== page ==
To determine the value of static progressive splinting in helping patients with posttraumatic elbow stiffness regain functional motion and avoid operative treatment for stiffness.
Retrospective case series.
Level I Trauma Center.
Patients and Intervention
Over a 3-year period, 29 consecutive patients with elbow stiffness after trauma (flexion contracture greater than 30 degrees or flexion less than 130 degrees) were treated with static progressive elbow splinting when a standard exercise program was no longer achieving gains in motion. Three patients were treated after the injury alone; 14 were treated after operative treatment of the initial injury, and 12 after a secondary operative contracture release for posttraumatic stiffness. Splinting was initiated on an average of 55 days (range, 15 to 200 d) after injury or operative treatment.
Main Outcome Measurements
Ulnohumeral range of motion before and after splint treatment.
The flexion arc improved from 71 degrees (range, 0 to 100 degrees) before splinting to 112 degrees (range, 20 to 150 degrees) after splinting. After splinting, 3 patients had a flexion contracture greater than 30 degrees and 10 patients (34%) had fewer than 130 degrees of flexion. Only 3 patients—2 with heterotopic bone and 1 with an associated ulnar neuropathy—requested an operation to address elbow stiffness. Patients who were splinted after the initial injury (n=17, average improvementfl−ext=51±37 degrees) regained greater motion during splint wear than patients treated after elbow capsulectomy (n=12, average improvement fl−ext=22±24 degrees).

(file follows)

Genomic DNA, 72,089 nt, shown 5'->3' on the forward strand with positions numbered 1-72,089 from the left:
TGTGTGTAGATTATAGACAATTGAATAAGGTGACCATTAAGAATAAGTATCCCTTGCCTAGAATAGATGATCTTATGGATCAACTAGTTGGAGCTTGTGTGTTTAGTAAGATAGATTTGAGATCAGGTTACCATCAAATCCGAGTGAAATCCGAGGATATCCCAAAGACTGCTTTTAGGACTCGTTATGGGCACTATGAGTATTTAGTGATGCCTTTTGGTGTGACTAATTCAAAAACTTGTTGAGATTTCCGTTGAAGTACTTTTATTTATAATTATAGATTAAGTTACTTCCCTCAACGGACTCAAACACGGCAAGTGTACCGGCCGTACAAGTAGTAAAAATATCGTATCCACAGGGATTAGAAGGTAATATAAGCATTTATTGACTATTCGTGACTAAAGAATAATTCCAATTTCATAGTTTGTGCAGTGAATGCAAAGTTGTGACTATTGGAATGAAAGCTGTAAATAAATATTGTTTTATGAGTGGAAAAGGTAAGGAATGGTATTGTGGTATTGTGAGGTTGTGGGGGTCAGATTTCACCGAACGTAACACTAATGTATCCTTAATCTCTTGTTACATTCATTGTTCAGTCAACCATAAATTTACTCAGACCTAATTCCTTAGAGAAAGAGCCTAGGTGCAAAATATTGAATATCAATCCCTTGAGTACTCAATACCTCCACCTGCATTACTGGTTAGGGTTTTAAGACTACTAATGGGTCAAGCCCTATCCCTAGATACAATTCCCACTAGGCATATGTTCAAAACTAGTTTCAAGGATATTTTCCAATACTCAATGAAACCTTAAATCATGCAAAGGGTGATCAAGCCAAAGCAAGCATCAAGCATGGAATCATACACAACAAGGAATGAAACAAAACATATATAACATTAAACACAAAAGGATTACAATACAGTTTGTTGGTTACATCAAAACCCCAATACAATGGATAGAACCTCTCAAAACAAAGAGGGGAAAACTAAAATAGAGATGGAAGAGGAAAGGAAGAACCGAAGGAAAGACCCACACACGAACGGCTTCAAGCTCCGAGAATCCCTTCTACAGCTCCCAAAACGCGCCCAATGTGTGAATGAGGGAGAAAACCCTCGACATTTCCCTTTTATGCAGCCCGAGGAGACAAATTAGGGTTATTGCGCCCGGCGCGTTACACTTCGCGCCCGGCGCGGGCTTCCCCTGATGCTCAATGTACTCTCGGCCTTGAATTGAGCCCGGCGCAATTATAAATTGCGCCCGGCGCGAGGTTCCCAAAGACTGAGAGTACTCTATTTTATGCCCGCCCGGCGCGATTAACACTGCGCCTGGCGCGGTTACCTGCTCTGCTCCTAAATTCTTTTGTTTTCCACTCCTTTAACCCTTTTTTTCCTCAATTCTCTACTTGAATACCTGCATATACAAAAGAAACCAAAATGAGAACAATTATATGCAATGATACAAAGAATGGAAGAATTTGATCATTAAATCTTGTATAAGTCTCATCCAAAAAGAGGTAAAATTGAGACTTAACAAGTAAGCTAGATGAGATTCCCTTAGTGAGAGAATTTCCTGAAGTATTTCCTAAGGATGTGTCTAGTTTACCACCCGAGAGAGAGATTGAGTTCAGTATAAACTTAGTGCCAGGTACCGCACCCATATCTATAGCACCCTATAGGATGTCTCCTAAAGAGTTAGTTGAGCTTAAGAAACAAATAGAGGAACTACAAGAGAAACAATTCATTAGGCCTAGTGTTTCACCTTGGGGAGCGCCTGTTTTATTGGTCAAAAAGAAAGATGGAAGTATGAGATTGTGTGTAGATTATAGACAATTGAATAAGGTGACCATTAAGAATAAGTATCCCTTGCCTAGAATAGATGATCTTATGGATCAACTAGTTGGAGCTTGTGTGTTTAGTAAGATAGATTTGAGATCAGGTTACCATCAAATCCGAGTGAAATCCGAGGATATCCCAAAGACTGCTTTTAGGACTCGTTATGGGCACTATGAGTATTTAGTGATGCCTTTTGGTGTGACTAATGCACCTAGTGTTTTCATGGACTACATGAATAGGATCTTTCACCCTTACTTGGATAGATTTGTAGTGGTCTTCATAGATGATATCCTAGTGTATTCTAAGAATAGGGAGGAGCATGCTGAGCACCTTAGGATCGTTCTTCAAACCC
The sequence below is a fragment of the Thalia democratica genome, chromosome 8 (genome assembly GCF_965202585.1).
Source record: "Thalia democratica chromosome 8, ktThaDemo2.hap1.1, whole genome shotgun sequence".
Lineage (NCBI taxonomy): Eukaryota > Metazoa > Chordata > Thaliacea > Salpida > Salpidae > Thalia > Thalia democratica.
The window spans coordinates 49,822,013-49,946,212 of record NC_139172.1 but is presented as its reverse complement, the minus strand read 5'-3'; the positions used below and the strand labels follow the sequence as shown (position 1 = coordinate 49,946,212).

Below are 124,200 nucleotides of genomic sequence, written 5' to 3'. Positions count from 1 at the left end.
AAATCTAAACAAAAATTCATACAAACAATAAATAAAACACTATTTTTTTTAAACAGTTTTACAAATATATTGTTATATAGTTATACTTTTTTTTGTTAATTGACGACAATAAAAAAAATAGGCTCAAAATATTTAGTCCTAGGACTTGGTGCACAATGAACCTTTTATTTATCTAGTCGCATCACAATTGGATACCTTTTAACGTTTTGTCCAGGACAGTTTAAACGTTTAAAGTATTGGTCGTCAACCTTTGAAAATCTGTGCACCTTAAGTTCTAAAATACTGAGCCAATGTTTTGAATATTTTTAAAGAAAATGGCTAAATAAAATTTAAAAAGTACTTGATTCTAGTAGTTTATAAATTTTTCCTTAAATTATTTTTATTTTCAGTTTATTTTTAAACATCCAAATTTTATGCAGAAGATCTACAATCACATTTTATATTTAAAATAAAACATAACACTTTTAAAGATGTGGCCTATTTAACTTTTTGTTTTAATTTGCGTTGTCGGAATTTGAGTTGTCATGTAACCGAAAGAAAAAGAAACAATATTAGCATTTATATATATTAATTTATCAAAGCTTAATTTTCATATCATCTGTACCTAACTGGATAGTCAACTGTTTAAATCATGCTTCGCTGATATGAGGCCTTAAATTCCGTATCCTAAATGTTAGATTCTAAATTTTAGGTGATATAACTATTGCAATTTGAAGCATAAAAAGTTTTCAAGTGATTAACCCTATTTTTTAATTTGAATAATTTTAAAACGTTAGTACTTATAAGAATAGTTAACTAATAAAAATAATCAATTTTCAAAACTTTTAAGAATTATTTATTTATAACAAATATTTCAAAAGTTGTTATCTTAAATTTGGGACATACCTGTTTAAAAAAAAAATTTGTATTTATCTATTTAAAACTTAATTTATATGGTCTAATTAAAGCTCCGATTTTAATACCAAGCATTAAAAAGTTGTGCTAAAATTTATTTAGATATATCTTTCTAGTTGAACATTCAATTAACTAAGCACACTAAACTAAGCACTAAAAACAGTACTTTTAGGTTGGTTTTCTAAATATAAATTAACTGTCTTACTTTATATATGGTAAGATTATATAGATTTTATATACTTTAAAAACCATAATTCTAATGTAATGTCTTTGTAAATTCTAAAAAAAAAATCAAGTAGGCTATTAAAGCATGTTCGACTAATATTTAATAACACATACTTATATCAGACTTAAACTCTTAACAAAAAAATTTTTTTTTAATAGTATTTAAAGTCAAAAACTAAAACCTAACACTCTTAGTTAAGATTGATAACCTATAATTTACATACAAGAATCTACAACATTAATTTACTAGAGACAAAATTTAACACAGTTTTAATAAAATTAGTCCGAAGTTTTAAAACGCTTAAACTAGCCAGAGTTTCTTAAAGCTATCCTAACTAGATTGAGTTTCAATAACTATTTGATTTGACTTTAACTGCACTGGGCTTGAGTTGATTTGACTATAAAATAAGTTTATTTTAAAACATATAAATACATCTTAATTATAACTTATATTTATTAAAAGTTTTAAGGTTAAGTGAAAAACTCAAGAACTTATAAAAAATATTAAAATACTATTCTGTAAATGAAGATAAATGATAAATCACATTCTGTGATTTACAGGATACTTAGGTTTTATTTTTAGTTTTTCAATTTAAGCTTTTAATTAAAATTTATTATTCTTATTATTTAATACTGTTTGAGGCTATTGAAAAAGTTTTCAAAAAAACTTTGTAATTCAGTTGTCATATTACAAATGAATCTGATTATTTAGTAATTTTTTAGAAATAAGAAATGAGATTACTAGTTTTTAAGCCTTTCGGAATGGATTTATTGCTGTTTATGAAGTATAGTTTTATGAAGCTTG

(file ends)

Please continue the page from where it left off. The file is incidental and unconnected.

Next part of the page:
Static progressive splinting can help gain additional motion when standard exercises seem stagnant or inadequate, particularly after the original injury. Operative treatment of stiffness was avoided in most patients.